“I've Freed my Data, have you Freed yours? Together we can discover the uncertainties of the genome.”
My career goals are to increase the use of genetic testing in healthcare, improve access for genetic testing and genetic counseling, and ensure quality services. This requires development of educational programs for healthcare professionals and the public. I am collaborating with federal and state agencies, professional organizations, and educational partners to develop initiatives promoting the broad integration of genetics into healthcare and public health into medical genetics.
My CDC activities are focused on healthcare provider education and genetic testing oversight. This includes an update of the interactive CD-ROM based educational tool "Genetics in Clinical Practice: A Team Approach" in collaboration with Dartmouth College.
I remain interested in the translation of rare genetic research into clinical testing and from 2005 until August 2010, I worked with the NIH Office of Rare Diseases as the Collaboration, Education and Test Translation (CETT) Program Coordinator.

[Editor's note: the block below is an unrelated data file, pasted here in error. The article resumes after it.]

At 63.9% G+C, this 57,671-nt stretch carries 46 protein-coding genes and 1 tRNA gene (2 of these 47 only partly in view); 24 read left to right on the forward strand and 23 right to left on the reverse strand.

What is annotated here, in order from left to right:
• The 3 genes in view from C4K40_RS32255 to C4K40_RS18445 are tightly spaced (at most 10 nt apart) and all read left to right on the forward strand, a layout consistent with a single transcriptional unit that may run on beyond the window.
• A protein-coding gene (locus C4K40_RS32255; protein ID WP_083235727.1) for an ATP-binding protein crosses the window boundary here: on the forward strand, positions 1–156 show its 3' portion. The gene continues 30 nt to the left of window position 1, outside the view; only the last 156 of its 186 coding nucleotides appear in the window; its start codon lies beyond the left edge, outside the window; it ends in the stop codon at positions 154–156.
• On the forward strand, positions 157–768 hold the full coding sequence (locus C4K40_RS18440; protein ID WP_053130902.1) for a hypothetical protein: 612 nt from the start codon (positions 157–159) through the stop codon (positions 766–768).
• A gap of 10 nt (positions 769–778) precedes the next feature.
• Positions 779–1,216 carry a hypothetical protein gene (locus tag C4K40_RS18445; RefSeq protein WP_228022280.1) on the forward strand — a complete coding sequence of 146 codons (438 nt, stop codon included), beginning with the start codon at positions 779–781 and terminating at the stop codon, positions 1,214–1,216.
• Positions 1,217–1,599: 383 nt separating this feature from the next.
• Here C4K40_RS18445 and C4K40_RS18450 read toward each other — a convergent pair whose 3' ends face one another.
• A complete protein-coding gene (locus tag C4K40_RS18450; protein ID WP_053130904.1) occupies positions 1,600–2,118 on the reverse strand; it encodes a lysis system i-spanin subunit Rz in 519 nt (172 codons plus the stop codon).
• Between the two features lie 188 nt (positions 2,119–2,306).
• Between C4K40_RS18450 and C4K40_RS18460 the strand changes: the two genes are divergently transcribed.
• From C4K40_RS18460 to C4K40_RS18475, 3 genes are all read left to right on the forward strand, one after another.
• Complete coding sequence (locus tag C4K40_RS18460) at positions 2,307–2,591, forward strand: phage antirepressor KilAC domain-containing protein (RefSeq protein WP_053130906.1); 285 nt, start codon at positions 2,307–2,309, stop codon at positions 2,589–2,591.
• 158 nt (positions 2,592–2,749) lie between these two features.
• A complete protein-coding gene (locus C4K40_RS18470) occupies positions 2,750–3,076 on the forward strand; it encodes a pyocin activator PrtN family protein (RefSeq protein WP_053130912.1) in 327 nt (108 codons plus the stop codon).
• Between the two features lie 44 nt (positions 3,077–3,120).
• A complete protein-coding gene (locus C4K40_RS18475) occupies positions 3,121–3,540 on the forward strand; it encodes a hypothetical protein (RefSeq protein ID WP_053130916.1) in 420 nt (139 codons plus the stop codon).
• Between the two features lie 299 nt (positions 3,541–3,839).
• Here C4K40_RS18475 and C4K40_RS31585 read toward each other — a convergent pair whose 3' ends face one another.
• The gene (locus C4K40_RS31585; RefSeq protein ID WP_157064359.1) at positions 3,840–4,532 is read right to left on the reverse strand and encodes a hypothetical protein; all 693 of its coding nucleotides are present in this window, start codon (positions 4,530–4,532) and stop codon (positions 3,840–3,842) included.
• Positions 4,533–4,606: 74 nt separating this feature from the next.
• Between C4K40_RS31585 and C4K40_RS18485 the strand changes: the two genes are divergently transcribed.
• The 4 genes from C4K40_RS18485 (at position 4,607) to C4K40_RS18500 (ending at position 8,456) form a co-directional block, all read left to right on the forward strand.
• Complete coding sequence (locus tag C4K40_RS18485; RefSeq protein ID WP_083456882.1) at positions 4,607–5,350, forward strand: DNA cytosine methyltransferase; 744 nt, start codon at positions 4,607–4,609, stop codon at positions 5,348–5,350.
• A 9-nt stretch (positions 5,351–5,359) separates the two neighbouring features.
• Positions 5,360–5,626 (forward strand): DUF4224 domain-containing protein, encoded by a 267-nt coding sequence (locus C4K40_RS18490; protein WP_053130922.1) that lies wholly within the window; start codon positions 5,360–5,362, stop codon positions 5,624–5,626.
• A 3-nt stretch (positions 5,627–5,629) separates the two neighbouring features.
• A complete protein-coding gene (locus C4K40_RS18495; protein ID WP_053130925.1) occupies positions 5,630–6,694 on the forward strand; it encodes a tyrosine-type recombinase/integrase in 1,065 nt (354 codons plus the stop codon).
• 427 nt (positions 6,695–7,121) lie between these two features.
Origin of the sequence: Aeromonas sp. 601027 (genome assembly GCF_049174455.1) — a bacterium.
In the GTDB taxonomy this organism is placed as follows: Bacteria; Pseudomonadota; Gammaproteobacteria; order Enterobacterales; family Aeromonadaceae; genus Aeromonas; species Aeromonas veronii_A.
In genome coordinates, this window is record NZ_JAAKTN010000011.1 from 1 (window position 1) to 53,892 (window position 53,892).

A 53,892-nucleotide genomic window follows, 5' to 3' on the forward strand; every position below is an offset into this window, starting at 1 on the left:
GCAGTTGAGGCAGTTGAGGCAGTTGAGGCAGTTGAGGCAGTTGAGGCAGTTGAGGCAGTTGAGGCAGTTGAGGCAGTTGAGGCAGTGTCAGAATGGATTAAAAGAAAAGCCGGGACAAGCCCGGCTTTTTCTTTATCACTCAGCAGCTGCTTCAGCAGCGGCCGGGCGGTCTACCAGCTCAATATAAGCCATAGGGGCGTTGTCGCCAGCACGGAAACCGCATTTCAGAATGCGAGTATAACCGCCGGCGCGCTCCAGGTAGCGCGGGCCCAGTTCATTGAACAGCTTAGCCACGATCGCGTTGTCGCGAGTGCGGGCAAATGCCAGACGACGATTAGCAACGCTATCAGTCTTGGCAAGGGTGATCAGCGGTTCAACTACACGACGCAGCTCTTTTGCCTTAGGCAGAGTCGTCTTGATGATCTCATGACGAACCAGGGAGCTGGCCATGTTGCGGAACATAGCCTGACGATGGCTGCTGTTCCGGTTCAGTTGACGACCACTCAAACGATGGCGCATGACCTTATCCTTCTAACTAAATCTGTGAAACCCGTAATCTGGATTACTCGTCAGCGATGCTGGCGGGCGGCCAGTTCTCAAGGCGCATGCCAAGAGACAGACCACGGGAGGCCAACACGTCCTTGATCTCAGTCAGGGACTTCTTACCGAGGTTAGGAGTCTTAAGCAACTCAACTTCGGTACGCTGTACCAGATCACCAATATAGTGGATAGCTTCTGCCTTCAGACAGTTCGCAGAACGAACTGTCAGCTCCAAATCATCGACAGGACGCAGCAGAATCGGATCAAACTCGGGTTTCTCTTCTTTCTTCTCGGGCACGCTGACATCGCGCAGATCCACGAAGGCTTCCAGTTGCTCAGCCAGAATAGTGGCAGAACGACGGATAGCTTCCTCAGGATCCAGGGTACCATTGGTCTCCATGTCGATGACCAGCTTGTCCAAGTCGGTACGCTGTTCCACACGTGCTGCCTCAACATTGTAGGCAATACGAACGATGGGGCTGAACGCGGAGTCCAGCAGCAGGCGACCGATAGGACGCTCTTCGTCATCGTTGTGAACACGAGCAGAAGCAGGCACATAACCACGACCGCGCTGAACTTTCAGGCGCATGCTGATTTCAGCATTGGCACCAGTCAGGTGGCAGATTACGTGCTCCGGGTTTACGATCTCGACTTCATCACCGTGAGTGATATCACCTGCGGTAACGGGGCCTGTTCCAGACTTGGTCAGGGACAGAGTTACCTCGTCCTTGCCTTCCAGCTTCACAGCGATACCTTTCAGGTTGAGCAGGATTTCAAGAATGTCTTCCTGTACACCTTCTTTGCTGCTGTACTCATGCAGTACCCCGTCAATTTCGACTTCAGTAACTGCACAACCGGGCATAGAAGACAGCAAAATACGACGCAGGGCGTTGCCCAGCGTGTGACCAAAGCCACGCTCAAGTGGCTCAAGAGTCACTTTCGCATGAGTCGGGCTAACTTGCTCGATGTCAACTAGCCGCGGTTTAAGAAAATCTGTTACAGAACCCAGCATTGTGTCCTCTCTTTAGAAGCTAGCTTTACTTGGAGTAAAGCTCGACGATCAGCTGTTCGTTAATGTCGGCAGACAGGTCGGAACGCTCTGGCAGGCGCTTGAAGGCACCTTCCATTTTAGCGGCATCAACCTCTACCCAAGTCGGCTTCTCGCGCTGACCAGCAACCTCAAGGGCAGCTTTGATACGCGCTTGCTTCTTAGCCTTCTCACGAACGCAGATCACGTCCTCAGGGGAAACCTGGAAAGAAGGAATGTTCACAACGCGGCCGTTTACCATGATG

I also am active in the development of online patient communities to increase research opportunities and to provide support to patients and families. With Parent Project Muscular Dystropy (PPMD) I developed a patient-entered registry for Duchenne and Becker Muscular Dystrophy (DBMD) as part of TREAT-NMD. For the Simons Foundation I lead the development of an online community for families with rare chromosomal copy-number variations found on ACGH testing.
Current funding includes a CDC (AAMC) grant to determine barriers to early diagnosis for DBMD and to develop educational programs for healthcare providers. I lead the education effort of the International Standards for Cytogenomic Arrays (ISCA) Consortium Project funded by an NIH GO grant to improve the clinical use of array comparative genomic hybridization tests.
While at Emory I initiated a joint masters-level genetic counseling program with the CDC and I remain a consultant to the new program.